The APM FBC was designed as a model that could be duplicated in other neighborhoods.  When asked what the future of the Food Buying Club, Palombo was quick to bring up two projects that are designed to raise funds to continue the FBC.    “APM has created a Kickstarter campaign to help fund our next stage, which is to create a toolkit for other organizations interested in starting their own food buying club,” stated Bridget. “We are also working with our current FBC members to create a cookbook of local recipes that were made possible due to the great fresh foods available thanks to the FBC. We also hope that some local chefs will consider adding some recipes as well.”

“Bridget is a strong leader with exceptional skills and intelligence; her drive made her stand out from the first day she walked through our doors,” said Nilda Ruiz, President & CEO of APM. She is a strong advocate for a sustainable community, and has shown that AmeriCorps members can use their knowledge, skills and initiative to improve the landscape of our community.”

In addition to the AmeriCorps recognition, the APM Food Buying Club has been recognized by other awards including a Philly Stake award and Social Innovations Lab scholarship.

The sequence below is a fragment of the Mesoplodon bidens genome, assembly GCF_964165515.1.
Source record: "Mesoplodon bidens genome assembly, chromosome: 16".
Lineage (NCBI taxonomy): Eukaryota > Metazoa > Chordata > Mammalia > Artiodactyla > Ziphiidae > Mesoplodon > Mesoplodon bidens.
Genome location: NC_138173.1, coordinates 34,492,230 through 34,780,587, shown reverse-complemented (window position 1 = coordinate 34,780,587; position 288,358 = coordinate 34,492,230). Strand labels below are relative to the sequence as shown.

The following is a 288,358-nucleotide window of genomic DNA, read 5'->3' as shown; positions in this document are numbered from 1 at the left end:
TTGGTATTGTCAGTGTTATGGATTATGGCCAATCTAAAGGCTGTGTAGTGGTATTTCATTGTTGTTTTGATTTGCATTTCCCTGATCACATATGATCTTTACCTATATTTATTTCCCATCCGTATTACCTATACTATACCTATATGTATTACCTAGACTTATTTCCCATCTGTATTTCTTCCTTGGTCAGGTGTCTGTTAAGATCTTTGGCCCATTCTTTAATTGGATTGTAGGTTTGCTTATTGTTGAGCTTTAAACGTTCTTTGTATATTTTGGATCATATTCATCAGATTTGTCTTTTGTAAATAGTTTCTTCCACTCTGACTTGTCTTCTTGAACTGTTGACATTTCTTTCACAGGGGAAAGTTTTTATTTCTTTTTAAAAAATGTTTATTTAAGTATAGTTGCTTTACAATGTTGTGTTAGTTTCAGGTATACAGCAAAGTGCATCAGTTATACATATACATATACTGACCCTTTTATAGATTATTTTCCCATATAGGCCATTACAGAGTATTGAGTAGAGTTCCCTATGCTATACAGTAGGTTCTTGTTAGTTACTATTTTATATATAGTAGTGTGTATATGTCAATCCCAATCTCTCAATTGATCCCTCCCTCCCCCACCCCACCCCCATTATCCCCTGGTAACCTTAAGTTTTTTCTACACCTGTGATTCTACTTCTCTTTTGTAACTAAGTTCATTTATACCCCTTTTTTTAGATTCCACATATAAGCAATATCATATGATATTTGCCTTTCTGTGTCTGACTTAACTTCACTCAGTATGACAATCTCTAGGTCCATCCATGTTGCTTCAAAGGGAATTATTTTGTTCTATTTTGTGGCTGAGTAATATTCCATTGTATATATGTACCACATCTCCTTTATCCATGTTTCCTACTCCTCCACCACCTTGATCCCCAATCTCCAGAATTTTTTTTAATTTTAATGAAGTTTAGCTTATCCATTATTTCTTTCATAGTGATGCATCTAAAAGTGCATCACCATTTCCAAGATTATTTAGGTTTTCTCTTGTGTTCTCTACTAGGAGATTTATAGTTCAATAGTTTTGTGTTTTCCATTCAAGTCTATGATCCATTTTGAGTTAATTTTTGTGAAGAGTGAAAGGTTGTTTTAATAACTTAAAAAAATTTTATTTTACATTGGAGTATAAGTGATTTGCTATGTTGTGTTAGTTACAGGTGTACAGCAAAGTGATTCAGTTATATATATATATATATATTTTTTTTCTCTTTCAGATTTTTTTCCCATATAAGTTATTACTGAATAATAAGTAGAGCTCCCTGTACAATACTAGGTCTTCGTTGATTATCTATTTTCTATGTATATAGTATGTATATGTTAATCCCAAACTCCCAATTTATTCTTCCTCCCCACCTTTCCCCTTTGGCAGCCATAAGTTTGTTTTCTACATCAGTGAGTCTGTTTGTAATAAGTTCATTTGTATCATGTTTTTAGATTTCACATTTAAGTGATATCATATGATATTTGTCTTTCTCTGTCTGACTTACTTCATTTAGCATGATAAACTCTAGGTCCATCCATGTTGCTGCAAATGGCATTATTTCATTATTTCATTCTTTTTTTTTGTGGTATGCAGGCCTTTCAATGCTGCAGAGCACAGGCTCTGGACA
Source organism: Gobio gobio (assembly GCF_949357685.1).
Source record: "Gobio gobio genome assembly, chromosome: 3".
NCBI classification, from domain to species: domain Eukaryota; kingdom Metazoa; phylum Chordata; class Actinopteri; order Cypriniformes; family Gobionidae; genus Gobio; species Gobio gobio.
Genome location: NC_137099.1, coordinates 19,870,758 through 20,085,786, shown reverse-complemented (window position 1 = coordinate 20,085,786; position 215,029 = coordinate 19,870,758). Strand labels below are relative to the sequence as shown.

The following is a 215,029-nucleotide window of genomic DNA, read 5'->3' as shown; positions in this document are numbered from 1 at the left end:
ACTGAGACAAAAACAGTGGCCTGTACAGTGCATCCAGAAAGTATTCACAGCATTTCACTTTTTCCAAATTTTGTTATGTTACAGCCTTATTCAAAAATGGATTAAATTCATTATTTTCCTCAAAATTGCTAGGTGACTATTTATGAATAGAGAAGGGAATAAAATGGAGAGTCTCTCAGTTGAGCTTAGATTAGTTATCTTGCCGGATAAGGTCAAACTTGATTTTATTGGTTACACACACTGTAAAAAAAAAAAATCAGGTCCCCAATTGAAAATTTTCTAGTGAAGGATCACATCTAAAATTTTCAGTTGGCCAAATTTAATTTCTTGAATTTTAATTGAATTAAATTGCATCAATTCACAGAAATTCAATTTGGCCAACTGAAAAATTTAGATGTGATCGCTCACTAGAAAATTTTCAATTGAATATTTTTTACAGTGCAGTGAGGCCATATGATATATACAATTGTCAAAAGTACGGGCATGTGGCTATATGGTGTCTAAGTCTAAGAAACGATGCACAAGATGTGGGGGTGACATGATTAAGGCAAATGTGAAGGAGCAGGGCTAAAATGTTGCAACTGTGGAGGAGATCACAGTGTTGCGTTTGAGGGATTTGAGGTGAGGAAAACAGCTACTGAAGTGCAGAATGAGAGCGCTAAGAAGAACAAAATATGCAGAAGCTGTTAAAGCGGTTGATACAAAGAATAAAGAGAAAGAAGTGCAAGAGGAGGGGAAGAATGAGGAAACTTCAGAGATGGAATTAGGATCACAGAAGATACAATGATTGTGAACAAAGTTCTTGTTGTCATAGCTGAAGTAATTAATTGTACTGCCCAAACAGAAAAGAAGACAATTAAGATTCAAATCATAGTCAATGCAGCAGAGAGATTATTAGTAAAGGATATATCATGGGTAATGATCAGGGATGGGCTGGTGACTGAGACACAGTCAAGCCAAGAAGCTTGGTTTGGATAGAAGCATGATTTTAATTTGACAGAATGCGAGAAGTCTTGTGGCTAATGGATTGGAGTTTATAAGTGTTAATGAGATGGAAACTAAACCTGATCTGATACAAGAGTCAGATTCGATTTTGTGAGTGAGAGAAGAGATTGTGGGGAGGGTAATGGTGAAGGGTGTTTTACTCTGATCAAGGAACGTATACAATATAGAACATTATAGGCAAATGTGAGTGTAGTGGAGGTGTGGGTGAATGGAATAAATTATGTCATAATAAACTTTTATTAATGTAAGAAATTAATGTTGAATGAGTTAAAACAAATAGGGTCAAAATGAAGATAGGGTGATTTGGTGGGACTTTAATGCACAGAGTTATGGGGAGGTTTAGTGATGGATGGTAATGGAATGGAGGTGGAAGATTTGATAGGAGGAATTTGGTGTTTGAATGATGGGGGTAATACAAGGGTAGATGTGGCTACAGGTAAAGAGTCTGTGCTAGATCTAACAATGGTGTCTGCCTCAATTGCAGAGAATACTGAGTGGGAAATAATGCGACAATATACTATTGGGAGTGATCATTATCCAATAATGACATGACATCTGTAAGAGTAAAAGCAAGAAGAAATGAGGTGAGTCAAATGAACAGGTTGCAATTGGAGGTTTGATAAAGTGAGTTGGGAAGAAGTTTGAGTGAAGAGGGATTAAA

“AmeriCorps has provided me with the tools I need to be successful, and APM has helped me in moreways than I can count,” Bridget said. “They have guided me, challenged me, and provided opportunities to me that most people could only get in a lifetime of work.”

For more information, please contact us at info@apmphila.org or visit the APM website at www.apmphila.org.  And be sure and Like Us at the APM Food Buying Club on Facebook.

 

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APM is dedicated to improving the quality of life in the Greater Philadelphia area. APM’s vision is “A community where all families are self reliant; where children are protected and nurtured to become future leaders, and where residents are engaged in their community.”

APM’s mission and vision are as multifaceted and diverse as the people we serve. Through a comprehensive array of life-improving social services, APM quickly assess and institute meaningful remedies for societal problems prevalent in today’s world. We create job opportunities, aid people with debilitating illnesses, revitalize neighborhoods and support families and individuals with our caring and compassion.

Philly wins HUD Grant

July 3, 2014

Philadelphia Awarded $30 Million HUD Choice Neighborhoods Grant Asociación Puertorriqueños en Marcha will play major role in the relocation process and social services provided to residents